Syerscote 52°39′55″N 1°40′20″W / 52.66528°N 1.67222°W / 52.66528; -1.67222, roughly 3 miles (5 km) north-east of Tamworth and 3 miles west of Thorpe, is a former township of the parish of St Editha, Tamworth.[17] In 1836 it became part of Tamworth Poor Law Union; in 1866 it became an independent civil parish within the union. In 1894 it entered Tamworth Rural District and in 1934 became part of Thorpe Constantine civil parish.[7] In 1848 the poulation was 46, on 480 acres (190 ha).[18] The farmhouse of Syerscote Manor is listed Grade II.[11]

The name is believed to derive from Old English, with the meaning of Sigeric's cottages.[2] In the Middle Ages Syerscote was a prebend that funded one of 5 canons to the then collegiate Church of St Editha, Tamworth. In 1291 this income was valued at £4 a year.[19] These days Syerscote is within the Church of England parish of St Leonard, Wigginton.


Other sources

  • Inge family papers at Staffordshire County Record Office reference D878 3211
  • 1881 census records

External links

  • Staffordshire Past Track: Old images of Thorpe Constantine
This article was sourced from Creative Commons Attribution-ShareAlike License; additional terms may apply. World Heritage Encyclopedia content is assembled from numerous content providers, Open Access Publishing, and in compliance with The Fair Access to Science and Technology Research Act (FASTR), Wikimedia Foundation, Inc., Public Library of Science, The Encyclopedia of Life, Open Book Publishers (OBP), PubMed, U.S. National Library of Medicine, National Center for Biotechnology Information, U.S. National Library of Medicine, National Institutes of Health (NIH), U.S. Department of Health & Human Services, and, which sources content from all federal, state, local, tribal, and territorial government publication portals (.gov, .mil, .edu). Funding for and content contributors is made possible from the U.S. Congress, E-Government Act of 2002.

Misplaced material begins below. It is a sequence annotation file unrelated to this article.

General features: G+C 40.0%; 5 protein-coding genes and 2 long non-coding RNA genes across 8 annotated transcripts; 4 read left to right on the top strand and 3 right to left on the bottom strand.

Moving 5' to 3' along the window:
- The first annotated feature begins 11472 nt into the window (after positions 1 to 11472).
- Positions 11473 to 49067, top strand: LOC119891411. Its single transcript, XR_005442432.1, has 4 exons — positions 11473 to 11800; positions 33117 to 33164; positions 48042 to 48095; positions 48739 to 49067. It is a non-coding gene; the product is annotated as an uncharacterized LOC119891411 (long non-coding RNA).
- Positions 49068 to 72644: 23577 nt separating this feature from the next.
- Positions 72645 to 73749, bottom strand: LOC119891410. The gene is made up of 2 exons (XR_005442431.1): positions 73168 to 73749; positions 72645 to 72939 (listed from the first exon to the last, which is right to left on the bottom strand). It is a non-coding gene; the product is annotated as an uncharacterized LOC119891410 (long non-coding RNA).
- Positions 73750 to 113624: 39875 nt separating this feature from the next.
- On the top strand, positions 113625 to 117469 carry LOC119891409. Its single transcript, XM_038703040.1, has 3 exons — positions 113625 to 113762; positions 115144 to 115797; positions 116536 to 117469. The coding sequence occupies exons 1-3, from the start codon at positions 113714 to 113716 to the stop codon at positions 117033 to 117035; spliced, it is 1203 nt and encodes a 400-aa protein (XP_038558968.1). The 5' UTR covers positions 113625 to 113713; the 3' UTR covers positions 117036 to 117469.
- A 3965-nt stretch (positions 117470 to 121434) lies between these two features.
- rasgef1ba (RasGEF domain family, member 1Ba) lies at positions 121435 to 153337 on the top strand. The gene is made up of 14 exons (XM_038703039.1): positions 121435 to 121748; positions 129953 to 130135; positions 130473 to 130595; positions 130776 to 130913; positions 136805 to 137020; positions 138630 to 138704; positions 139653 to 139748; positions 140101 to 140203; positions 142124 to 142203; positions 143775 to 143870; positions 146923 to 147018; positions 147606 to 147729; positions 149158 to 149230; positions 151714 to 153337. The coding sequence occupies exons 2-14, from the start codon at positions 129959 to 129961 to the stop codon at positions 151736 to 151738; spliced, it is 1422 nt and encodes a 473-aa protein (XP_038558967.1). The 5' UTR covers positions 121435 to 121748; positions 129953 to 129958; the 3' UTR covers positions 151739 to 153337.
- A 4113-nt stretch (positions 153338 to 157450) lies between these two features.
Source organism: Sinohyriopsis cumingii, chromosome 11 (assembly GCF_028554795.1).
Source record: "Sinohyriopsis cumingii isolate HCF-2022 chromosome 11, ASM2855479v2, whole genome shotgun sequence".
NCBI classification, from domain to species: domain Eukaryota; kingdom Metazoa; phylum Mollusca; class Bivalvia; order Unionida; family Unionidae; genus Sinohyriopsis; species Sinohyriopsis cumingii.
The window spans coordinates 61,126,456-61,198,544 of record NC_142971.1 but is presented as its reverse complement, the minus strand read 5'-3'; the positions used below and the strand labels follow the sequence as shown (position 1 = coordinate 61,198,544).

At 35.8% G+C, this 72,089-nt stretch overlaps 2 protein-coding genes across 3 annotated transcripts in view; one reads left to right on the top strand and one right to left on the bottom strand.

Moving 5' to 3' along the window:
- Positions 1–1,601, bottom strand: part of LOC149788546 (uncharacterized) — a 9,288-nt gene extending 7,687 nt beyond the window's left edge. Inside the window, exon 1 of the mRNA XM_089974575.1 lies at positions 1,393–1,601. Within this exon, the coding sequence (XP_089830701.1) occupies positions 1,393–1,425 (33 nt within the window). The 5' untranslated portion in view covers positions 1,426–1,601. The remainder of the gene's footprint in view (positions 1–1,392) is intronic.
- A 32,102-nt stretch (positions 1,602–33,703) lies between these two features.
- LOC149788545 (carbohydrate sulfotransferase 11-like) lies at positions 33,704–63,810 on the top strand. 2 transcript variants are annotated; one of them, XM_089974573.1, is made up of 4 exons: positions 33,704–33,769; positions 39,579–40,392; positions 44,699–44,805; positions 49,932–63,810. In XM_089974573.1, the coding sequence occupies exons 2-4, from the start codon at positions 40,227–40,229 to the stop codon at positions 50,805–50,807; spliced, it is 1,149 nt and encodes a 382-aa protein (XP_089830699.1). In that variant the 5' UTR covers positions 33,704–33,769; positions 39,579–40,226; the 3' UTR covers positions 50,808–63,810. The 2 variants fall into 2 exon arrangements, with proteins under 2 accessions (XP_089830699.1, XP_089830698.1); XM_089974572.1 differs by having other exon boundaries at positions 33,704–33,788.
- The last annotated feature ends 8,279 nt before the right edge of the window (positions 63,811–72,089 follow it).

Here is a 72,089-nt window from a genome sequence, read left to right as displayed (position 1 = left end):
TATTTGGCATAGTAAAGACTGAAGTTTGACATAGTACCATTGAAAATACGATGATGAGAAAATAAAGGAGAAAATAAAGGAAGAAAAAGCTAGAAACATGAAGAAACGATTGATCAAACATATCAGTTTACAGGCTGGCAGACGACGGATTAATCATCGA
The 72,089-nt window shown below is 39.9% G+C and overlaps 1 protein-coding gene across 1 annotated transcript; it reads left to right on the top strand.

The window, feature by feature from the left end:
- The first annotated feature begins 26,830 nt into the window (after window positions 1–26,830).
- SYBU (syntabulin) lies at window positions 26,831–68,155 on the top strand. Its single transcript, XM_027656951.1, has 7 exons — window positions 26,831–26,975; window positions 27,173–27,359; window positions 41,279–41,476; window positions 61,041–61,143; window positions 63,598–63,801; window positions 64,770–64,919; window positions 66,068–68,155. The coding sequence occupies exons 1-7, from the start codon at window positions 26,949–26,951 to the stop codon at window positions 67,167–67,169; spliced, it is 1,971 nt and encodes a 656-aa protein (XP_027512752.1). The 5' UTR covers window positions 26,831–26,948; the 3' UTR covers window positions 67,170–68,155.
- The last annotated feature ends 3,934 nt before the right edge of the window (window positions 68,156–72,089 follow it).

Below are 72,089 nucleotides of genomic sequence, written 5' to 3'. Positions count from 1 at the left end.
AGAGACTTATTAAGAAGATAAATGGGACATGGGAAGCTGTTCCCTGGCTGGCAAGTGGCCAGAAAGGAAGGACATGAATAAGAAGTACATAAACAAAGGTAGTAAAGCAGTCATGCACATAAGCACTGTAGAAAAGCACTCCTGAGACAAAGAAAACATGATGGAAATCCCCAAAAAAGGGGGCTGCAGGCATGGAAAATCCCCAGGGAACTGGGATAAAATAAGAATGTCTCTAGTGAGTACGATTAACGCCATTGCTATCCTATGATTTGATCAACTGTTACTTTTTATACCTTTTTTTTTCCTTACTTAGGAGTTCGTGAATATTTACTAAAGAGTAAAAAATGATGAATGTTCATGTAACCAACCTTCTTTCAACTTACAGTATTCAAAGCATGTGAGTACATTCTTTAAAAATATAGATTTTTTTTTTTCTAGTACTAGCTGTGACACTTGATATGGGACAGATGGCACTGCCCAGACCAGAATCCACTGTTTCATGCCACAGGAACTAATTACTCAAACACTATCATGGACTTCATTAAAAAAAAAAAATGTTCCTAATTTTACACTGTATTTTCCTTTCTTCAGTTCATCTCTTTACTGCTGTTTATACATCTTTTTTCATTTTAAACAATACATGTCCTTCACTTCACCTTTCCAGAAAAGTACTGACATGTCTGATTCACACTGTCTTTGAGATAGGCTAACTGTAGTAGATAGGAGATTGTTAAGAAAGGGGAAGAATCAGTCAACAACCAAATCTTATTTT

Crowd sourced content that is contributed to World Heritage Encyclopedia is peer reviewed and edited by our editorial staff to ensure quality scholarly research articles.
By using this site, you agree to the Terms of Use and Privacy Policy. World Heritage Encyclopedia™ is a registered trademark of the World Public Library Association, a non-profit organization.

Copyright © World Library Foundation. All rights reserved. eBooks from World eBook Library are sponsored by the World Library Foundation,
a 501c(4) Member's Support Non-Profit Organization, and is NOT affiliated with any governmental agency or department.